The curious case of Jeremy Hunt


Jeremy Hunt

Admittedly, some people appear to thrive on conflict.

“No drama Obama” was known to have a “circle of people who were collaborative and nondefensive”  whereas Hillary Clinton was reported as having “a staff consumed with infighting over how to sell their candidate”

Why do some organisations develop cultures where conflict is managed productively whereas others have cultures where members work against one another? In their classic work on the social psychology of organizations, Katz and Kahn (1978) observed that “. . . every aspect of organizational life that creates order and coordination of effort must overcome other tendencies to action, and in that fact lies the potentiality for conflict” (p. 617). Put simply, conflict in organisations is perhaps inevitable given that humans therein need to manage their mutual interdependence. According to a news story published eight hours ago, the presidents of 22 different Medical Royal Colleges and Faculties say the planned all-out strike by junior doctors in England at the end of April over a contract dispute could be damaging to patients and should be suspended.

And they say ministers should hold off imposing the controversial contract.

The presidents are asking both sides to “step back from the brink” and re-enter negotiations. But the major conflict is not within the medical profession – with most consultants supporting their juniors (in light of the knowledge that the consultants are likely to be targeted next). The major conflict is between Jeremy Hunt and the Department of Health and the entire workforce. This is obviously where Jeremy Hunt’s delusions of grandeur in comparing his post to the CEO of an international successful organisation must end.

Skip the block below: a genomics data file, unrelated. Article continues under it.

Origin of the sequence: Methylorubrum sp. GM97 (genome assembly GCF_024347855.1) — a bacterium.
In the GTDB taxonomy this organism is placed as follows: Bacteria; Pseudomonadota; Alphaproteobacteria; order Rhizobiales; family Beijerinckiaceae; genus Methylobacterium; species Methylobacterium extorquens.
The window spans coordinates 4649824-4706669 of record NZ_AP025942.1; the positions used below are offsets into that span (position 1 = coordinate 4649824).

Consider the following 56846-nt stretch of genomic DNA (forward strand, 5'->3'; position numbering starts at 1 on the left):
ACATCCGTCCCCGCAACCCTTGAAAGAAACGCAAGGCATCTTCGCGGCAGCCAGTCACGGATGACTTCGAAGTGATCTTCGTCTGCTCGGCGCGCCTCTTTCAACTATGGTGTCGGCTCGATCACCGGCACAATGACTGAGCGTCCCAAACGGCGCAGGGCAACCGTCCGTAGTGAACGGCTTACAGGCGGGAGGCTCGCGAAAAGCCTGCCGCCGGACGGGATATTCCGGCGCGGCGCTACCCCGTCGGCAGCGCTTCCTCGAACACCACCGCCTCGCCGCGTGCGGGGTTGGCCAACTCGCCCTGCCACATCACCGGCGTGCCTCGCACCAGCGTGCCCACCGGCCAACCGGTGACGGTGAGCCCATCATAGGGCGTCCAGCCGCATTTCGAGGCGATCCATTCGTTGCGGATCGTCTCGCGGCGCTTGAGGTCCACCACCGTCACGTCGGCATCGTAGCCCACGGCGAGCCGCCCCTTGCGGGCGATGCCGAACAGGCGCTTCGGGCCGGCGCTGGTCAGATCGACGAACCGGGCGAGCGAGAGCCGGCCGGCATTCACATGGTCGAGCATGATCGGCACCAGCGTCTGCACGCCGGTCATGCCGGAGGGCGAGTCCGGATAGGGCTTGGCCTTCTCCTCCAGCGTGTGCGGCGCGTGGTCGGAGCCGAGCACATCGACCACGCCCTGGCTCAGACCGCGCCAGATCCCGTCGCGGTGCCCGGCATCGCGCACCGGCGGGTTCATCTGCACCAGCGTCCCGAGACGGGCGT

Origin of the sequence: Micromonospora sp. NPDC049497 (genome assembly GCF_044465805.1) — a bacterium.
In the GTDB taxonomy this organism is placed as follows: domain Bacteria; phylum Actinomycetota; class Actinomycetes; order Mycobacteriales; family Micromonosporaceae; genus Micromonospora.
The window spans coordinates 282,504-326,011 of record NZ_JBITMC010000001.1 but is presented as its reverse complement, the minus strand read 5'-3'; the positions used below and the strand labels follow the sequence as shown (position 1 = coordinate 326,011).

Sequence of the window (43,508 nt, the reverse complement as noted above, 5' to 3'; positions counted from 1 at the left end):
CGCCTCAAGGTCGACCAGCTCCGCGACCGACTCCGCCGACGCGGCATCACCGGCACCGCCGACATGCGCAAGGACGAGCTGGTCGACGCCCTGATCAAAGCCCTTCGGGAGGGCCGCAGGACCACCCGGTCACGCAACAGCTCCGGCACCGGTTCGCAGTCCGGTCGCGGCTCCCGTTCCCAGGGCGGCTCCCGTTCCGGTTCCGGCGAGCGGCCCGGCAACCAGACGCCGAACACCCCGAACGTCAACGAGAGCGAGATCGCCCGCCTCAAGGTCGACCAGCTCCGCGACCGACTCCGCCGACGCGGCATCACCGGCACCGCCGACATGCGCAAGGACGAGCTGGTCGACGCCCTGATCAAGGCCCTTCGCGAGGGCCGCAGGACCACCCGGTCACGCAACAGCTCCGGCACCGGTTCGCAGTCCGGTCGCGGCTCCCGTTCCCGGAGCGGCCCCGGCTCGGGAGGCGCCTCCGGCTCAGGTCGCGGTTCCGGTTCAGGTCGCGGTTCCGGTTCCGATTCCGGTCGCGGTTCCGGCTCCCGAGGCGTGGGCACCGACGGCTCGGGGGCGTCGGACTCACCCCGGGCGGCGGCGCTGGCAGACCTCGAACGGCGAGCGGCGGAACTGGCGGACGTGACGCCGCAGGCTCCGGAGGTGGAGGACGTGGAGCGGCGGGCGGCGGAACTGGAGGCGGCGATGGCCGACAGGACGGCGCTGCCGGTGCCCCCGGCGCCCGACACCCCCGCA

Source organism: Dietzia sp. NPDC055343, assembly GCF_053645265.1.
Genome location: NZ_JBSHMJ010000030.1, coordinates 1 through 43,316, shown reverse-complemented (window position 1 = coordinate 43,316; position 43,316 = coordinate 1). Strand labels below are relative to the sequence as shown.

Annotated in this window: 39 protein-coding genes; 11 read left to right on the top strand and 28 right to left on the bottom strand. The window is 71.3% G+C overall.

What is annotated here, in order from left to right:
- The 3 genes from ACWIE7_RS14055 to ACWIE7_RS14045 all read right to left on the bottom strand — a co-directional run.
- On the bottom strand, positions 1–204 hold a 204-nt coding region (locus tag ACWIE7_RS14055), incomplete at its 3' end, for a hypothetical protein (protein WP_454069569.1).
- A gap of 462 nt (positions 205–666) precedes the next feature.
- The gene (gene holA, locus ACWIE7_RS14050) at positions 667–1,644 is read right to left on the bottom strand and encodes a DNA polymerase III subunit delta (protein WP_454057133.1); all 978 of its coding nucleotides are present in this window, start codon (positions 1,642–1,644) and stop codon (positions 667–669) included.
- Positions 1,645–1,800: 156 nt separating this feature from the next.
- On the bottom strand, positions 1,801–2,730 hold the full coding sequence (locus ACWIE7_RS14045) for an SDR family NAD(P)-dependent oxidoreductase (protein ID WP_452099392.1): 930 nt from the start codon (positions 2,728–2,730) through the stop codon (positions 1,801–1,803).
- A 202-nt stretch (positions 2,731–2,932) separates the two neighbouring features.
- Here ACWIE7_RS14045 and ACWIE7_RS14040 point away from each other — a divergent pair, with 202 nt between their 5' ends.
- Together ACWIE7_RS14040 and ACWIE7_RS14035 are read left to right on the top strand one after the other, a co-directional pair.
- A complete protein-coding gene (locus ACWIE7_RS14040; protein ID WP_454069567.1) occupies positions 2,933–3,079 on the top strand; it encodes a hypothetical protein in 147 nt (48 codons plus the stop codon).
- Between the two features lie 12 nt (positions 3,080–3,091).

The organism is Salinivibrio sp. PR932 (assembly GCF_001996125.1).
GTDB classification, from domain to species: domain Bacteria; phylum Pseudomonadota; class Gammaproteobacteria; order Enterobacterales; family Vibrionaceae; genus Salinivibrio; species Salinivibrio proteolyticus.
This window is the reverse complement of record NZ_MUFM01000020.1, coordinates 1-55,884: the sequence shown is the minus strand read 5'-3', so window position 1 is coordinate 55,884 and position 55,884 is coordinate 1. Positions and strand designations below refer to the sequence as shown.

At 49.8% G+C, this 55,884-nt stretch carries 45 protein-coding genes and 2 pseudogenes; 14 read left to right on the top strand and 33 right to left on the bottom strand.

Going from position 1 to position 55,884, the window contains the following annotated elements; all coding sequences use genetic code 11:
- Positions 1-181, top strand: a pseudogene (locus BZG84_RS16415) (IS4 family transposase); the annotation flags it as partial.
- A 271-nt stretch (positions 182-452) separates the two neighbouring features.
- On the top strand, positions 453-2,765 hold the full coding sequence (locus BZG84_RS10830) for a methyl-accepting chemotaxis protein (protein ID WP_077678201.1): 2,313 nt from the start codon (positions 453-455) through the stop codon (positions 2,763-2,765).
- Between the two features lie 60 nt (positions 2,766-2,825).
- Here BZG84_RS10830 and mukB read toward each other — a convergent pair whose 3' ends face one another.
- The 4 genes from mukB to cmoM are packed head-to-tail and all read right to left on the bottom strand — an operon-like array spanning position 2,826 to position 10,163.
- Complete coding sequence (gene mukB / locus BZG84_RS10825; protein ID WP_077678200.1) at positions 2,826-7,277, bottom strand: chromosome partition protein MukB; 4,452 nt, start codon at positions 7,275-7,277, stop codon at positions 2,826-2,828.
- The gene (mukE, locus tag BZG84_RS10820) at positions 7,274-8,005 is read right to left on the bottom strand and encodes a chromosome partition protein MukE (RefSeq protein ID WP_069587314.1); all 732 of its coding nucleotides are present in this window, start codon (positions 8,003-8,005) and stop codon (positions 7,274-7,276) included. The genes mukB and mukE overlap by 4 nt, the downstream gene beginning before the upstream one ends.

In an interview with Dr Fiona Godlee, Editor of the BMJ, Jeremy Hunt calls the notion that poor funding threatens patient safety is an “incredible dangerous argument”. Hunt says “safer care costs less”. This is a useful soundbite, but most junior doctors of my generation can remember carrying the bleep for many medical wards and the Medical Admissions Unit at once. But now apparently it’s even worse – with rota gaps meaning juniors are literally having to be in more than one place at once. Clearly, if a NHS Trust is spending all its money on PFI and PR, it won’t have the luxury of having one extra doctor covering the wards at night, which would make a huge difference in staff welfare as well as patient safety.

“More importantly, you have to step back – there’s never been a time when people haven’t claimed that the NHS is short of resources.”